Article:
influence legislation or policymaking.

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Direct Techniques: (NAACP)


– Private meetings

– Testifying

– Drafting Legislation

– Social Occasions

– Providing Political Info

– Supplying Nomination


Interest Groups Techniques

  • Indirect Techniques:

    Generating Public


    – Groundswell of

    public pressure

    – Use Constituents as


    – Building Alliances

    with other groups

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Honest Lobbyists? (NAACP)

  • A lobbyist must be honest and truthful if he or

    she wants to remain effective.

  • Access to lawmakers is critical and if a lobbyist

    gets a reputation of being untruthful or

    disingenuous legislators doors will close.

  • Of course, lobbyists put their group's position in

    a favorable light but good lobbyists will also

    make lawmakers aware of the downsides of a

    bill and the arguments on the other side as well.

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What makes Interest Groups Successful? (NAACP)

  • In general three factors tend to lead to interest

    group success:

  • 1. Leaders – having a prominent leader aids in the

    reputation of the group and enhances a group's

    ability to attain its goals.

  • 2. Patrons and Funding – funding is critical.

    Without money, it is hard to get your message out.

  • 3. Members – a group must have members to be

    successful. Organizing members allows for

    strength in numbers and pooling of financial


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Pluralist theory (NAACP)

argues that interest

group activity brings

representation to all.

Interest groups

compete and

counterbalance one


Pluralism and its Critics

  • Three criticisms of

    pluralism are

    1. It gives short shift to

    those who are not


    2. It fails to deal with the

    fact that some interests

    have more power than


    3. It seems to leave no room

    for consideration of

    transcendent national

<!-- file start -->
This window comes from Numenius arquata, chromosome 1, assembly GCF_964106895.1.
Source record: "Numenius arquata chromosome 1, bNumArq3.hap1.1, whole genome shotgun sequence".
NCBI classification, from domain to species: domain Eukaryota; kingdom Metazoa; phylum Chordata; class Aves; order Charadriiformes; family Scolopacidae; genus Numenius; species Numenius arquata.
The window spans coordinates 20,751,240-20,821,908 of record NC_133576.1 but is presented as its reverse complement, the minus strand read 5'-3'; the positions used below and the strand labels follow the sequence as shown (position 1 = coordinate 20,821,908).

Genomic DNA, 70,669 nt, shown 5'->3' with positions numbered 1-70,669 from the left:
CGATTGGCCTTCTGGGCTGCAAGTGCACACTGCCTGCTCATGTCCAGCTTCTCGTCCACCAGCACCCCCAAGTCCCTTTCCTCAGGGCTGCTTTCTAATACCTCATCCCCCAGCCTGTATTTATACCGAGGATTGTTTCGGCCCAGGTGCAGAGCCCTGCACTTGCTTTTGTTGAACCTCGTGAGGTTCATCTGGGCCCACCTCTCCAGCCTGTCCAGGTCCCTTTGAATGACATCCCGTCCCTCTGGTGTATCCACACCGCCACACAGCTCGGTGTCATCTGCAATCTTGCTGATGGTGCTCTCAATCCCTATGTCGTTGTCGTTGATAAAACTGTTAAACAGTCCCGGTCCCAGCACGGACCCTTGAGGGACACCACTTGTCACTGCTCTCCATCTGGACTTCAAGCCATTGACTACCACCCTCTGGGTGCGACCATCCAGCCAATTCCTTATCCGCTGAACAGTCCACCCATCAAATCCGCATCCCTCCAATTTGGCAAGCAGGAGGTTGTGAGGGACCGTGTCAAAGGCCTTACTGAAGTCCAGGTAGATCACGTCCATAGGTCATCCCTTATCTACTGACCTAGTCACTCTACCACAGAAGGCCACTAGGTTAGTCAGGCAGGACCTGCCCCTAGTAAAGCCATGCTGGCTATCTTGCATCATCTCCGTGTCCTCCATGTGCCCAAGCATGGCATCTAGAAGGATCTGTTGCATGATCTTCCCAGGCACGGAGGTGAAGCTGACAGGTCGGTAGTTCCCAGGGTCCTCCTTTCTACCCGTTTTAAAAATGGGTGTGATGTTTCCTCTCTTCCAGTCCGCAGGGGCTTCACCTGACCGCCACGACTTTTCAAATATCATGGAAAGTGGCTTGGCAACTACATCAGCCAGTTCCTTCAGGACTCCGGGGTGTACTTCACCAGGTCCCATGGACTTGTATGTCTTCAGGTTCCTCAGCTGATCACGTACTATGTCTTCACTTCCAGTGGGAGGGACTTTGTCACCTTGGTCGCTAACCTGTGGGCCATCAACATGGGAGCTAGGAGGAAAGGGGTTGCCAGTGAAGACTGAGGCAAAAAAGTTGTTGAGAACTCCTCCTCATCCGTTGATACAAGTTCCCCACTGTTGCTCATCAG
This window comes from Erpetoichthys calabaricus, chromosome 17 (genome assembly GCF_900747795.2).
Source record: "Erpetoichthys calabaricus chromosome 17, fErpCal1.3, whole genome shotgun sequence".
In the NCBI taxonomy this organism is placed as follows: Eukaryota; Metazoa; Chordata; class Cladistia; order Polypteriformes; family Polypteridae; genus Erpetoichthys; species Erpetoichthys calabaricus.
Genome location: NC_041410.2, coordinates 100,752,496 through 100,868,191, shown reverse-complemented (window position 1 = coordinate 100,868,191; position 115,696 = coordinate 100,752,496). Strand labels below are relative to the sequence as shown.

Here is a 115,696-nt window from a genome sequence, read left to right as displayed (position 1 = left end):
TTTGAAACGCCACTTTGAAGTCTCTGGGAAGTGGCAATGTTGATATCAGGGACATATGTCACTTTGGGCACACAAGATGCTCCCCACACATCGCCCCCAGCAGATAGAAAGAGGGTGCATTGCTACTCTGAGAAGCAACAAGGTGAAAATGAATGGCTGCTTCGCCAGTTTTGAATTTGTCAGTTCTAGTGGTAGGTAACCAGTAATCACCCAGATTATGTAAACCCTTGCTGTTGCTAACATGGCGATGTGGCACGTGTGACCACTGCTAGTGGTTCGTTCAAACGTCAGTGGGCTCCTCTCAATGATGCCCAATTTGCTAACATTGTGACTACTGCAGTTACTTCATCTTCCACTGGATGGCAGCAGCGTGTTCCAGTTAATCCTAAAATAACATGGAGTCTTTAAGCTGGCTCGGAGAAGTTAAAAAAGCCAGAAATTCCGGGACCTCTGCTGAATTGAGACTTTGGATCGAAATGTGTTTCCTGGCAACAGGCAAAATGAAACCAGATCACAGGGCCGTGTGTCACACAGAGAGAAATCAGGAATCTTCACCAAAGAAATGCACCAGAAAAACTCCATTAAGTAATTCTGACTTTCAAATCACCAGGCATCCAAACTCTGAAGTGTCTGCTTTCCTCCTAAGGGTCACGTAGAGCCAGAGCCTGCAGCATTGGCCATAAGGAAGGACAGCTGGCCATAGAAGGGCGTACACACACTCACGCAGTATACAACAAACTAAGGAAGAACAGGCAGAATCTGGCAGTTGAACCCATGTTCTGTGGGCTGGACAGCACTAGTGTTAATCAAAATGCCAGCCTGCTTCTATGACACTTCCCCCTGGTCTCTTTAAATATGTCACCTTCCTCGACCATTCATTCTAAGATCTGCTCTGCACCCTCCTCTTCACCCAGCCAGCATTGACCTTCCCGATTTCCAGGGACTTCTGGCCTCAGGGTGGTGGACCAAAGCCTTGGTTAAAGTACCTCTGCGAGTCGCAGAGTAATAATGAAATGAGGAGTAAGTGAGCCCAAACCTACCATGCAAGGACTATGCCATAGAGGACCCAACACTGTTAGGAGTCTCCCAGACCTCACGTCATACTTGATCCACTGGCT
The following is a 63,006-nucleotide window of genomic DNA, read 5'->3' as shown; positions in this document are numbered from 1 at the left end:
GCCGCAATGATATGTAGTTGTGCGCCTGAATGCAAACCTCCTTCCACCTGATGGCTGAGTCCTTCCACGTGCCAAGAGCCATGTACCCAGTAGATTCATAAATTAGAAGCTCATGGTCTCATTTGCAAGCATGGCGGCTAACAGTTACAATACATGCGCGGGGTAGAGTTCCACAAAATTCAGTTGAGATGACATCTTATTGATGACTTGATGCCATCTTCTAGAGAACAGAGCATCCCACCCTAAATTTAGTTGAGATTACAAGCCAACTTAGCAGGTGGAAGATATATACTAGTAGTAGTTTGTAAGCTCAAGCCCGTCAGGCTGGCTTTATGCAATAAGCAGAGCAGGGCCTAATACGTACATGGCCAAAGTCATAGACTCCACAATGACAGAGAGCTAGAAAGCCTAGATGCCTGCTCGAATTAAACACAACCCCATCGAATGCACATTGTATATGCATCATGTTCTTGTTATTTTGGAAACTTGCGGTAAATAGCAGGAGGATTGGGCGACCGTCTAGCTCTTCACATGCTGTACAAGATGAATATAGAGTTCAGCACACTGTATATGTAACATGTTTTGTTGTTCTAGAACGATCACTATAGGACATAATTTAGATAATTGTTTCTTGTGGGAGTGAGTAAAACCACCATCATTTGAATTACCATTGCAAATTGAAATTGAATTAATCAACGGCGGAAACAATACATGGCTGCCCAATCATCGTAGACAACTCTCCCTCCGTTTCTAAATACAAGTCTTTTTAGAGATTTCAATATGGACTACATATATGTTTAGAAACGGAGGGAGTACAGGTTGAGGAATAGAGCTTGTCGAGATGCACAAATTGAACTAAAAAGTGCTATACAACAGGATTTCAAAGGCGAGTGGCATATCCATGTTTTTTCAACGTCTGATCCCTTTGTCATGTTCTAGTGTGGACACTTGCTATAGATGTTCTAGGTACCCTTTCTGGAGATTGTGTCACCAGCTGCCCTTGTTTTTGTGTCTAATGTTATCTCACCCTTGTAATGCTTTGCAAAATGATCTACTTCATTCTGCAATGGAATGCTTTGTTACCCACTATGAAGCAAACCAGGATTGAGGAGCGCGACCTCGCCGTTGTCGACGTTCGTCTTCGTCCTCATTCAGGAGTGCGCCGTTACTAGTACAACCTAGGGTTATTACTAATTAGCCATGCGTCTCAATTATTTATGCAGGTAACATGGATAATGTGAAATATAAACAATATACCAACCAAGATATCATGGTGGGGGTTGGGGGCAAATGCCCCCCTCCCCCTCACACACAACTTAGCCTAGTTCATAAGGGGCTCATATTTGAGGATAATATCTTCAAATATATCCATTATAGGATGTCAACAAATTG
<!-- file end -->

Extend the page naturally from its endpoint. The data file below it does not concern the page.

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Hyperpluralist Theory (NAACP)

  • Hyperpluralists argue that when

    interest groups become so powerful

    that they dominate the political

    decision-making structures they

    render any consideration of the

    greater public interest impossible.

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Interest Group Politics (NAACP)

  • Are interest groups good or bad for Americans politics?

  • Pluralism, Elitism, and Hyperpluralism

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Criticisms of Interest Groups (NAACP)

  • Interest Groups have been criticized for

    – Ignoring the wider interest of society

    – Producing confusion and deadlock in


    – Generating so much emotion that they

    make reasoned discussion difficult

    – Having too much influence

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Interest Groups and Pluralism Theory (NAACP)

  • Many interests and groups prevents one from being too powerful

  • Linkage Institution – links people and government, gives voice to people

  • Federalist 10 – factions are bad, but a necessary evil

  • All groups are not equal, but gives voice

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Interest Groups and Elitism Theory (NAACP)

  • Yes, there are lots of groups, but many do not matter AT ALL

  • Power held by business groups – MONEY

  • Most interest groups have no power

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Take Five (NAACP)